Track price: FREE
Free Audiophile Recordings
An acoustic stereo percussion duet (no close multi-miking and subsequent electronic mixing) featuring an assortment of famous rhythmic influences: Brazilian Samba, African Danza, Argentinian Tango and Afrocuban Tumbao.
The musicians and their instruments
Free Audiophile Recording
Free Audiophile Recording
The troubles started way before the first take
A real concert hall was supposed to have been made available to us for this recording, but we were "declined" at the last moment by the authorities there. You see, audiophiles are a secret underground organization, and are hated by the following: shipping companies, wives, neighbors, and the superintendents of concert halls boasting beautiful acoustics.
Therefore, we had to find, in an awful hurry, a "second best place". This was in a small town which had only one such room. It was winter. The place was unheated. And we had no choice. So, never mind the acoustics. Never mind the cold. We don't complain. We just go and do it. Even if it turns out to be an abandoned TV studio, which it was.
Getting the hall to stop ringing.
First up was addressing the metallic ringing sound which emanated from about 8 iron posts which held up a balcony which went around three walls of the hall. That sound was very obnoxious to our ears. Not a nice reverb. We finally found the solution, much better than suicide, by tying a couple of chairs (soft side) to each of the 8 iron ringing poles. Just look at the pictures. Don't laugh. Come on, we were in distress. Give us a break.
Getting the hall to start singing.
Then, we set up a makeshift "acoustic shell" stage out of the remaining chairs. Yes, they are made out of foam. So we turned them around to get as much acoustic reflection off of their plastic backs as possible. Horrible acoustic conditions? Well, we fight to the death. Because it's about audio.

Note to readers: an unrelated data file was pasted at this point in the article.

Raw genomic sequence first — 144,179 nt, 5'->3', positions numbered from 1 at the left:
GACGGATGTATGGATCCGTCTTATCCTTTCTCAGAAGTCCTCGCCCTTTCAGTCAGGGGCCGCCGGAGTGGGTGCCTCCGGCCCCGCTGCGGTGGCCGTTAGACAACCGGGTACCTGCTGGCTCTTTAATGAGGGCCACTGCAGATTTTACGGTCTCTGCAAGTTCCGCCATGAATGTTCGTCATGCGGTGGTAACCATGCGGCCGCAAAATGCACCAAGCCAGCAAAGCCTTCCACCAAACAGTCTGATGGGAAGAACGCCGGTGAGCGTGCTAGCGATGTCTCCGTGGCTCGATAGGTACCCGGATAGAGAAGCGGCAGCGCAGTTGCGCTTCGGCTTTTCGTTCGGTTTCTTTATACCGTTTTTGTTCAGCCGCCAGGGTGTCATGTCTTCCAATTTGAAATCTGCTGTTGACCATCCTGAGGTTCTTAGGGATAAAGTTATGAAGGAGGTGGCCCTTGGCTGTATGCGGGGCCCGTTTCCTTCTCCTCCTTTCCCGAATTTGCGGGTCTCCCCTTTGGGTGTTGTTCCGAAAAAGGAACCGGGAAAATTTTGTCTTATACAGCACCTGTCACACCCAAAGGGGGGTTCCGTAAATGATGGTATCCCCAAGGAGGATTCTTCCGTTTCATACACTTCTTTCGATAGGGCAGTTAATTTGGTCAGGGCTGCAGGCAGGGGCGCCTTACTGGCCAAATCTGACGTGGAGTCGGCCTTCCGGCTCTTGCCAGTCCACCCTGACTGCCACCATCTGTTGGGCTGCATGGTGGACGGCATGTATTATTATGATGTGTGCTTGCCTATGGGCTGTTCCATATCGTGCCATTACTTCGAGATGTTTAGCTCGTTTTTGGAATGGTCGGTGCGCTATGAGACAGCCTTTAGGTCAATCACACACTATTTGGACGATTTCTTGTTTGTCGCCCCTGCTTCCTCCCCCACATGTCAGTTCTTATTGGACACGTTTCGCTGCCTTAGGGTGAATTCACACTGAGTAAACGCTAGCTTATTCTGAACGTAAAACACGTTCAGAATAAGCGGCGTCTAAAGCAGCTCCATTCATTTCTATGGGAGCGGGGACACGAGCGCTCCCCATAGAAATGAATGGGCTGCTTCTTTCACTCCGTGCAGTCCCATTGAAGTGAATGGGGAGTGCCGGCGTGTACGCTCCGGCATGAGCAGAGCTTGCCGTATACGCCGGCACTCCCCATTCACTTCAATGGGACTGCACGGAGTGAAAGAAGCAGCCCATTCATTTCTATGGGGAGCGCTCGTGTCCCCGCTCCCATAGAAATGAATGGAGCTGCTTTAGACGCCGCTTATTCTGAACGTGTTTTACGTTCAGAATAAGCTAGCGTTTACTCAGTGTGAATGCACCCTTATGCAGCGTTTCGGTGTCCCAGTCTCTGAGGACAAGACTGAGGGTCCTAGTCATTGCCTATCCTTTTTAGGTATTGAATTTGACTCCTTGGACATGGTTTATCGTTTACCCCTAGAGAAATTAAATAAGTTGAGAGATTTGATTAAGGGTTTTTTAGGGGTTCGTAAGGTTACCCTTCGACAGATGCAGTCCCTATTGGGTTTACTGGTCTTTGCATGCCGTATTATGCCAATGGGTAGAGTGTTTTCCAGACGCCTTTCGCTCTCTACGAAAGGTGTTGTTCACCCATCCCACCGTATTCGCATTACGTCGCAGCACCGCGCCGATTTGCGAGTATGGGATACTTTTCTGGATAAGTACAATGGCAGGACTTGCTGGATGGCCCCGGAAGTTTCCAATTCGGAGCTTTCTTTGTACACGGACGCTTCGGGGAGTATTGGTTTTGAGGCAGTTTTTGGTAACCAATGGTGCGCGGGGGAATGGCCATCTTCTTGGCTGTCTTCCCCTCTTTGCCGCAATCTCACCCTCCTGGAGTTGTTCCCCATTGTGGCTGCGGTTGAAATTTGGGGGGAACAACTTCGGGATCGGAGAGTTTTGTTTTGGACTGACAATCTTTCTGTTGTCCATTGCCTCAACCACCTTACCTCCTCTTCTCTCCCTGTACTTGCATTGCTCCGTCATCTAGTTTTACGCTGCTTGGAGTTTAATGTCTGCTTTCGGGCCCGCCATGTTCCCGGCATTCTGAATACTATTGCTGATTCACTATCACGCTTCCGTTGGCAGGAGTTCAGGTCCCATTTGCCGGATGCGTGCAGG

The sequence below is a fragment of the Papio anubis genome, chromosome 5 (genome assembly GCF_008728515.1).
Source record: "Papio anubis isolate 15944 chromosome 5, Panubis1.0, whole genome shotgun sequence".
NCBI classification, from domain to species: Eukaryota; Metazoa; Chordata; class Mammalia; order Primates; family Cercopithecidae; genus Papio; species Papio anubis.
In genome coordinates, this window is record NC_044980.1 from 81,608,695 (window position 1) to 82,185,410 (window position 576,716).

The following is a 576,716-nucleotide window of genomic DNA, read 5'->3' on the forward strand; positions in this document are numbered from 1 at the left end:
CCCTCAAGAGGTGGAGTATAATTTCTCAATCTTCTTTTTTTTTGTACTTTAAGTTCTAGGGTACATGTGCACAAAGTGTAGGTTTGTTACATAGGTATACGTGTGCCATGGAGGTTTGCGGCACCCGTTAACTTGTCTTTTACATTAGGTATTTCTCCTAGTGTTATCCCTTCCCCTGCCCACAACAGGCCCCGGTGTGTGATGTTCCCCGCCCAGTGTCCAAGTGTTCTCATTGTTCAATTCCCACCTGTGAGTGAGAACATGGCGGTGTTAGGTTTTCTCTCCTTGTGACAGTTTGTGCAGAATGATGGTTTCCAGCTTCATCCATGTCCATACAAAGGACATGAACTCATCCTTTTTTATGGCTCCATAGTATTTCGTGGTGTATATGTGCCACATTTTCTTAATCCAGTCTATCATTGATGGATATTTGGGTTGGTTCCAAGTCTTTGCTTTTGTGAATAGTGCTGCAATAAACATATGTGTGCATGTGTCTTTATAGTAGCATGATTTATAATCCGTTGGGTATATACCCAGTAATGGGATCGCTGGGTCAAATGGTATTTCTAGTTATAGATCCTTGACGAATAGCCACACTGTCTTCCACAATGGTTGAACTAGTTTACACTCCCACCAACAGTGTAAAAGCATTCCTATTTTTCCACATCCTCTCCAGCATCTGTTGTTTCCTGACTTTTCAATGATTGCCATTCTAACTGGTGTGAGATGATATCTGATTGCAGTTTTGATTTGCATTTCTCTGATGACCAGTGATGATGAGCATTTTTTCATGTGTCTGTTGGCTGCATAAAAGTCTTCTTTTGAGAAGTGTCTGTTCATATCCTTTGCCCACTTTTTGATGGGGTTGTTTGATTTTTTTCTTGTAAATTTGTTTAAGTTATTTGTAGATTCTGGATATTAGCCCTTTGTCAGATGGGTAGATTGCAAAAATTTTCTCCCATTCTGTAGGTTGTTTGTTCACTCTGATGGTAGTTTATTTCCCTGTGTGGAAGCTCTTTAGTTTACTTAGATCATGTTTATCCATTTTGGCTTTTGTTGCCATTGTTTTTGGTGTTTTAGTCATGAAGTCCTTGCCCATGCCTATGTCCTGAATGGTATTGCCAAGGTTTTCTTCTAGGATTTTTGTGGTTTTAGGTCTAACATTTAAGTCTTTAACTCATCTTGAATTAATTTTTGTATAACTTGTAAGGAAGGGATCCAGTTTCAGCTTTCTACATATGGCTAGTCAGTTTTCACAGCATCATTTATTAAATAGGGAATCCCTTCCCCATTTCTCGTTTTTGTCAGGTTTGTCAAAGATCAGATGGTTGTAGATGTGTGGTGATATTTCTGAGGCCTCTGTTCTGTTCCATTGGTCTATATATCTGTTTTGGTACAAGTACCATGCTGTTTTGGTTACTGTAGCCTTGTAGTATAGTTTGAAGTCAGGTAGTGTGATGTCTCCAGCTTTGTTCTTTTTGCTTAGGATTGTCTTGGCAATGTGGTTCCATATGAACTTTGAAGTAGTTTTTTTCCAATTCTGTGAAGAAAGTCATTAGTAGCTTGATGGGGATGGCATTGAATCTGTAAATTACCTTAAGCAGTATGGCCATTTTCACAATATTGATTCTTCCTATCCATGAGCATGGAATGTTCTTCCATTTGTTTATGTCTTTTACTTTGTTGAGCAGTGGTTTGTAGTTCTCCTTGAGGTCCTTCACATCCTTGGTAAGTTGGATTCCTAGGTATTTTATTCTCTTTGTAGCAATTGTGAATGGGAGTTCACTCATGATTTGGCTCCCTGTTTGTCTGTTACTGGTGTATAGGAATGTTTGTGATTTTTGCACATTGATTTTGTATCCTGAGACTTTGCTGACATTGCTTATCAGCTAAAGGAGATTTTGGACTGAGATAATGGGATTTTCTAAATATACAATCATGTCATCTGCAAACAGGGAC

Then we set up the mics.
The mics were two stereo pairs of Schoeps 48V phantom powered omni microphones. The two left channel mics and the two right channel mics were set up as close to the physically same location as possible. It was our aim to get acoustically identical signals into each stereo pair. We placed a Jecklin Disk between the two mics for better stereo separation.
The secret to good sound.
For those who just have to know everything, the disk is highly compressed fiberglass covered with a nylon pantyhose we purchased in the supermarket. But I will not reveal the size purchased, nor where I put the legs once I cut them off. This is a proprietary technique. Very effective...
Then we set up the gear.
This recording was made using hand-made gear. The power comes in through a LessLoss DFPC Signature and goes through a LessLoss Firewall, then through another Signature to power the hand-made mic preamp/ADC device. The recording device itself, and the Firewall, are conditioned by Blackbodys. This recording is absolutely pristine except for occasional very low-level 50 Hz buzzes which we have not yet tackled. But the sound quality speaks for itself, and we very happy to share this super high quality recording with you. ENJOY!
Then we had a grounding problem.
We had to fix a buzz. To our dismay, it was not entirely taken care of in the end, but we made good progress. You will sometimes hear some hum in the right channel. Sorry about that. We finally solved it by using the method of voodoo (capacitance of the human body to ground potential). My assistant would place his hand on the gear before the start of each take. I instructed him to think of ocean waves instead of 50 Hz waves. I don't think this method was effective, as his mind was wandering. Concentrate, man, concentrate! The audio is at stake!
Then we had fun! Join us!